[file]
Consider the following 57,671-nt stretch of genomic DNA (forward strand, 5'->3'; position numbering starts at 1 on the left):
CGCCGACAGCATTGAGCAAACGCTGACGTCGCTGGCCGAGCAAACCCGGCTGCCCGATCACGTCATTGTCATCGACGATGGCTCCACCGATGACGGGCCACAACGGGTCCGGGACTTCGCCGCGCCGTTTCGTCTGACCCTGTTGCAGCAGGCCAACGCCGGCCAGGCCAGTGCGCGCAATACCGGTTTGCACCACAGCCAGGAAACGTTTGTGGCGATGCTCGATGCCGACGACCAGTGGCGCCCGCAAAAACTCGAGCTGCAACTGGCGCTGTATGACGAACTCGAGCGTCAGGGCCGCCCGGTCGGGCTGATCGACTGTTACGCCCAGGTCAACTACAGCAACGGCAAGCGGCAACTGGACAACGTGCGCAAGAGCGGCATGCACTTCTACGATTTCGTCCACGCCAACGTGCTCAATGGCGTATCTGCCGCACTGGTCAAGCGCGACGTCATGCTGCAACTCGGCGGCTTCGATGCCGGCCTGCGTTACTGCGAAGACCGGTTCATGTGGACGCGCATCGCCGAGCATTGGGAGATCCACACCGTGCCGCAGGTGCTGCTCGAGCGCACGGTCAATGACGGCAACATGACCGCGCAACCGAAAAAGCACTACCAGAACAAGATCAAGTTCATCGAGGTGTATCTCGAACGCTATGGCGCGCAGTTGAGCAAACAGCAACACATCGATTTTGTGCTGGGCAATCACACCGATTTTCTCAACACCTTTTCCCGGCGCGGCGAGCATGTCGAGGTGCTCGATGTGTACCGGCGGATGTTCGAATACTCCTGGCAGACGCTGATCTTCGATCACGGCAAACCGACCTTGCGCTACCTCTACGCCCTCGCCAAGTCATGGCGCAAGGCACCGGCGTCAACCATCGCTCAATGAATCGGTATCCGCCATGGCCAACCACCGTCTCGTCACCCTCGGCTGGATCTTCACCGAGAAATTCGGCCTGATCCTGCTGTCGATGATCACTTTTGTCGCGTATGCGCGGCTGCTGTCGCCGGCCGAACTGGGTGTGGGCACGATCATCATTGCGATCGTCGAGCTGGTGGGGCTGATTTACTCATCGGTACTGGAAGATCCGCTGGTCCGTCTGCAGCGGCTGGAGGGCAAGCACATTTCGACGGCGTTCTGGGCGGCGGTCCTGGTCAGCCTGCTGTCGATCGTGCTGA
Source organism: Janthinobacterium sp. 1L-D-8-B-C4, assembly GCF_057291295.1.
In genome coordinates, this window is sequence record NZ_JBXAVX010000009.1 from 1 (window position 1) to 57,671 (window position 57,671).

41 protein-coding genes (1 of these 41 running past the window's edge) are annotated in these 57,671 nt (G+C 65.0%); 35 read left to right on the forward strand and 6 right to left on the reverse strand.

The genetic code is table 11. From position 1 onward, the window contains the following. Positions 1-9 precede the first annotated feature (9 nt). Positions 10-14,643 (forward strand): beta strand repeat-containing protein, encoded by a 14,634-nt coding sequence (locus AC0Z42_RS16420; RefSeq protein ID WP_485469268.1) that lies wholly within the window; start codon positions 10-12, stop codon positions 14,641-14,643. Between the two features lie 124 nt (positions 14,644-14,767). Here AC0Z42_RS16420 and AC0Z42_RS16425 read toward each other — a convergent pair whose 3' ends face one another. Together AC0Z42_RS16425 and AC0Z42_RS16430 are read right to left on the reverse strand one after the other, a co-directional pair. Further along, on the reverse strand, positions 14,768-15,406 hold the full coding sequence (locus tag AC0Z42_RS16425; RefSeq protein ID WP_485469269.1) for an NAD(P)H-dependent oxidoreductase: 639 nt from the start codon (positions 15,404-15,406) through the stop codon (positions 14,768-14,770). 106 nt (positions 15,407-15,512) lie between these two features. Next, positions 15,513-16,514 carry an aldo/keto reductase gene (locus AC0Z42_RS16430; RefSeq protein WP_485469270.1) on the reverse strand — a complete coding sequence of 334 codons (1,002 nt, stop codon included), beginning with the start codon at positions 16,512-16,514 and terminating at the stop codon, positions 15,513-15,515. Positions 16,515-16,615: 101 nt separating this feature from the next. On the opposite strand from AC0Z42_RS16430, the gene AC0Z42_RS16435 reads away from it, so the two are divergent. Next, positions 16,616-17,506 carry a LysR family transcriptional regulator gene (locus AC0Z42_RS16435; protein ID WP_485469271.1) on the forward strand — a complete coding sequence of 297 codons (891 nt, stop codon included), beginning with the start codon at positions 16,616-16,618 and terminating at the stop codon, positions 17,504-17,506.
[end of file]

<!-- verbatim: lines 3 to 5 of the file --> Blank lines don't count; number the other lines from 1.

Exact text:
Source organism: Janthinobacterium sp. 1L-D-8-B-C4, assembly GCF_057291295.1.
In genome coordinates, this window is sequence record NZ_JBXAVX010000009.1 from 1 (window position 1) to 57,671 (window position 57,671).

41 protein-coding genes (1 of these 41 running past the window's edge) are annotated in these 57,671 nt (G+C 65.0%); 35 read left to right on the forward strand and 6 right to left on the reverse strand.